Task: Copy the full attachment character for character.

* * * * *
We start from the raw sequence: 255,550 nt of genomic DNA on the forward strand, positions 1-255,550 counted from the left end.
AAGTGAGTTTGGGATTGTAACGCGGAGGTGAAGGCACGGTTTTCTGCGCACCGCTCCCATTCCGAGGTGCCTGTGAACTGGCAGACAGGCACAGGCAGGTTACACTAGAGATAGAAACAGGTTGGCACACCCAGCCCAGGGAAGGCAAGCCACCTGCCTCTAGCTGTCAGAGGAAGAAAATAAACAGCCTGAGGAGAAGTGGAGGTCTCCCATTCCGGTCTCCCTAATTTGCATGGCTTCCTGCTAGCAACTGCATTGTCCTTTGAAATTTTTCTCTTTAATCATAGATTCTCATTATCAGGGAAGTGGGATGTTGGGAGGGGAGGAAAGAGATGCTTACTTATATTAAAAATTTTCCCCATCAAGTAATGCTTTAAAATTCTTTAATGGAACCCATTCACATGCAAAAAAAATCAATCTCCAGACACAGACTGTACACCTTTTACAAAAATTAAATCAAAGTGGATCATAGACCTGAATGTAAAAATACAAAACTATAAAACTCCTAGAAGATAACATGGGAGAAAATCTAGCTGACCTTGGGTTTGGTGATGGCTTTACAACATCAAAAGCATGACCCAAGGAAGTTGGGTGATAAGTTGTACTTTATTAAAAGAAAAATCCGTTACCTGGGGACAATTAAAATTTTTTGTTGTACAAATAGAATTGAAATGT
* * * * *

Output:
We start from the raw sequence: 255,550 nt of genomic DNA on the forward strand, positions 1-255,550 counted from the left end.
AAGTGAGTTTGGGATTGTAACGCGGAGGTGAAGGCACGGTTTTCTGCGCACCGCTCCCATTCCGAGGTGCCTGTGAACTGGCAGACAGGCACAGGCAGGTTACACTAGAGATAGAAACAGGTTGGCACACCCAGCCCAGGGAAGGCAAGCCACCTGCCTCTAGCTGTCAGAGGAAGAAAATAAACAGCCTGAGGAGAAGTGGAGGTCTCCCATTCCGGTCTCCCTAATTTGCATGGCTTCCTGCTAGCAACTGCATTGTCCTTTGAAATTTTTCTCTTTAATCATAGATTCTCATTATCAGGGAAGTGGGATGTTGGGAGGGGAGGAAAGAGATGCTTACTTATATTAAAAATTTTCCCCATCAAGTAATGCTTTAAAATTCTTTAATGGAACCCATTCACATGCAAAAAAAATCAATCTCCAGACACAGACTGTACACCTTTTACAAAAATTAAATCAAAGTGGATCATAGACCTGAATGTAAAAATACAAAACTATAAAACTCCTAGAAGATAACATGGGAGAAAATCTAGCTGACCTTGGGTTTGGTGATGGCTTTACAACATCAAAAGCATGACCCAAGGAAGTTGGGTGATAAGTTGTACTTTATTAAAAGAAAAATCCGTTACCTGGGGACAATTAAAATTTTTTGTTGTACAAATAGAATTGAAATGT